Core of a gas planet seen for the first time

Planetary coreImage copyright
Uni Warwick / Mark Garlick

Image caption

Artwork: The planetary core orbits very close to its parent star

Astronomers have found a previously unseen type of object circling a distant star.

It could be the core of a gas world like Jupiter, offering an unprecedented glimpse inside one of these giant planets.

Giant planets like Jupiter and Saturn have a solid planetary core beneath a thick envelope of hydrogen and helium gas.

But no-one has previously been able to see what these solid cores are like.

Now, a team of astronomers has discovered what they think are the rocky innards of a giant planet that’s missing its thick atmosphere. Their findings have been published in the journal Nature.

Lead author David Armstrong, from Warwick University, and colleagues had been running a programme to detect exposed planetary cores in data from the Tess space telescope.

“This was one of the candidates we picked out as something to try to observe,” he told BBC News.

“We followed it up with an instrument called the Harps spectrograph in Chile, which we used to measure the masses of these candidates. This one came out as being exceptionally massive – much more than we expected really. That’s when we started to look into what could have caused that.”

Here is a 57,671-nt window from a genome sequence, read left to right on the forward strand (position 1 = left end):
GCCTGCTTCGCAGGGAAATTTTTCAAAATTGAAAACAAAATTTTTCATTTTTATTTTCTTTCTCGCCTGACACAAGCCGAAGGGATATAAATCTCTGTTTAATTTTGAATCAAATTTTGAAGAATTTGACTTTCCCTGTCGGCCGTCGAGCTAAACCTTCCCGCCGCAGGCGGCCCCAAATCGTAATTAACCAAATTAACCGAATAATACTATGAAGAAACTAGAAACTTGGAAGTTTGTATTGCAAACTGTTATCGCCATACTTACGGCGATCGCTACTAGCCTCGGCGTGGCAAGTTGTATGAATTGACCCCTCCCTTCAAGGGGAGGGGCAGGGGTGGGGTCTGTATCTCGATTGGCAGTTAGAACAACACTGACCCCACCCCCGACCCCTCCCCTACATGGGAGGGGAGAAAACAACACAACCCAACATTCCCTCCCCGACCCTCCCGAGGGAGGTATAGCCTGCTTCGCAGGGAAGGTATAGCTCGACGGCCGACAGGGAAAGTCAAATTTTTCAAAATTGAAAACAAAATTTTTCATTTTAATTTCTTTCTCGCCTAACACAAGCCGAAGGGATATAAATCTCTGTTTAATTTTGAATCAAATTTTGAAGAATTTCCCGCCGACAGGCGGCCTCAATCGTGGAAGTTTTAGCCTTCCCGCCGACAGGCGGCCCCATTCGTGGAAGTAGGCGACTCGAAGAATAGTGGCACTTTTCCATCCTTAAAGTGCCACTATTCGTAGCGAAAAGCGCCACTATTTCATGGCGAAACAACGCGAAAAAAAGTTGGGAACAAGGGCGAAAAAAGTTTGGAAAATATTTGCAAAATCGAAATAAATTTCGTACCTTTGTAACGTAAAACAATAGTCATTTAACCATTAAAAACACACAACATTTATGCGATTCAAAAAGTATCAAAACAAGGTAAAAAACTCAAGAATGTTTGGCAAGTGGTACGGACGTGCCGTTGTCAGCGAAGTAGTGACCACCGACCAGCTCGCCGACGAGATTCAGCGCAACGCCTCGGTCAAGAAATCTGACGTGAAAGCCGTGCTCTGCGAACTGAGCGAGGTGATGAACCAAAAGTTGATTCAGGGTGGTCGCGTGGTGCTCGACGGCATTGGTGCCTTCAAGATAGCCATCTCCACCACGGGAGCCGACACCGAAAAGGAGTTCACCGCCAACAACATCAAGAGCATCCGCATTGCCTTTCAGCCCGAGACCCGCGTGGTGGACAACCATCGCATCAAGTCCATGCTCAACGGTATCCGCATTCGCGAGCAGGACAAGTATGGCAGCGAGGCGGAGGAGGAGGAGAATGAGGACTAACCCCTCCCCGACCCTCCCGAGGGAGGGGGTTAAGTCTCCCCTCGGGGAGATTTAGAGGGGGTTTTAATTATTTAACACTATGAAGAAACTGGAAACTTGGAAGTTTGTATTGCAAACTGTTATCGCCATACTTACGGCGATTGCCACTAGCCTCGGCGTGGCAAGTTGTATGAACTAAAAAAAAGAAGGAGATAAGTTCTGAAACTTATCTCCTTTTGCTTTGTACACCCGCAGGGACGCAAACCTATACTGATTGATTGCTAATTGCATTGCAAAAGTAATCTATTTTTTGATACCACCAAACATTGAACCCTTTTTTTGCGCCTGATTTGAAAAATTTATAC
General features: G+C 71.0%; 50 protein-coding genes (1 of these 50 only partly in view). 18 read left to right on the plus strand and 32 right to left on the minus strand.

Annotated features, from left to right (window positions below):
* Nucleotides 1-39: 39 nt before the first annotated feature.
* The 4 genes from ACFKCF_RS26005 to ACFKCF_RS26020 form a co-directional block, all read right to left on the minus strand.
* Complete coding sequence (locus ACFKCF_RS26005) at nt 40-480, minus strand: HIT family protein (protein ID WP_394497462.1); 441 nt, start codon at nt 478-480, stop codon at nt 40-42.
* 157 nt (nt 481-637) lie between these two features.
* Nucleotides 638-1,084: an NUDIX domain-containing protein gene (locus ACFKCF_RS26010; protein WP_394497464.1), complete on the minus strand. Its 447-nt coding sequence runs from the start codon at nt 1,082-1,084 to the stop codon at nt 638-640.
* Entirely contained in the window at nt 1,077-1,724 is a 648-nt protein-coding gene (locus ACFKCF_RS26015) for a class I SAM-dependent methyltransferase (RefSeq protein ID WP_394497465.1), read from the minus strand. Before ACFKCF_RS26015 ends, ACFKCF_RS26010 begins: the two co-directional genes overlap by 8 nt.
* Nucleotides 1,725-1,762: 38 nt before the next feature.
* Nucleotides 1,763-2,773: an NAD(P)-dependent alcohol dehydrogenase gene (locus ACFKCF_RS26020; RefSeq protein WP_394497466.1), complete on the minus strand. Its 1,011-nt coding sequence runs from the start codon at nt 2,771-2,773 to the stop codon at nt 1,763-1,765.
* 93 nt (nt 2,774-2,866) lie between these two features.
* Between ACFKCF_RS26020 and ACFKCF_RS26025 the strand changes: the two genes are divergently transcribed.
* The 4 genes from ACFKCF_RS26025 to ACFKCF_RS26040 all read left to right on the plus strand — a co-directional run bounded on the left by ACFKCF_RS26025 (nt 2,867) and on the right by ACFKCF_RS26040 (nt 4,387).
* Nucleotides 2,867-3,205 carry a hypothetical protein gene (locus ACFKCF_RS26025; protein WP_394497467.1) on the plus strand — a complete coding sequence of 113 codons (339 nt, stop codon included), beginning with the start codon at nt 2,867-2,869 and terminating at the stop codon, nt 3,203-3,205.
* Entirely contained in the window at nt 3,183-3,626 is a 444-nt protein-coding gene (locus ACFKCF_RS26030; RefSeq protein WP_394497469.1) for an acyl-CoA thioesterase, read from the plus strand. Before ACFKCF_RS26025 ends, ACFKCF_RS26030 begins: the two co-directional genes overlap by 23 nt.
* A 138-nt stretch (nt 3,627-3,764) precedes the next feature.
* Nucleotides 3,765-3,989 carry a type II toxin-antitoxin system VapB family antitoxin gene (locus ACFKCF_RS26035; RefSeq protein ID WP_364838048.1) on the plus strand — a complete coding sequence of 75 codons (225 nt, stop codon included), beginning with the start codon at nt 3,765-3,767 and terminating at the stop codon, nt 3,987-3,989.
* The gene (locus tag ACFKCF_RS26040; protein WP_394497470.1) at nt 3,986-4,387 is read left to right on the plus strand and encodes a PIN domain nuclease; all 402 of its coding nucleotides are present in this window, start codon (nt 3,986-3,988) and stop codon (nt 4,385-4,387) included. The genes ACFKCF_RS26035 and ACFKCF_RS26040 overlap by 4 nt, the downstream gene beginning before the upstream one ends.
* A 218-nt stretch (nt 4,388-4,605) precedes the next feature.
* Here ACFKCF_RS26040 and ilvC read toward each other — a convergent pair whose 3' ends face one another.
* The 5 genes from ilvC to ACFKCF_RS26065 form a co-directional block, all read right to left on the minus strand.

When the researchers first looked at the object, they thought it might be a binary star.

“We kept taking data and it turned out to still be a planet – just an exceptionally massive one for its size,” Dr Armstrong explained.

It’s radius is about three and a half times larger than Earth’s but the planet is around 39 times more massive.

The object, called TOI 849 b, was found circling a star much like the Sun that’s located 730 light-years away.

The core orbits so close to its parent star that a year is a mere 18 hours and its surface temperature is around 1,527C.

Researchers aren’t sure whether the core lost its atmosphere in a collision or just never developed one.

But more observations are planned, which could help test ideas about how giant gas planets develop.

“One way or another, TOI 849 b either used to be a gas giant or is a ‘failed’ gas giant,” said Dr Armstrong.

“It’s a first, telling us that planets like this exist and can be found. We have the opportunity to look at the core of a planet in a way that we can’t do in our own Solar System.

“There are still big open questions about the nature of Jupiter’s core, for example, so strange and unusual exoplanets like this give us a window into planet formation that we have no other way to explore.”

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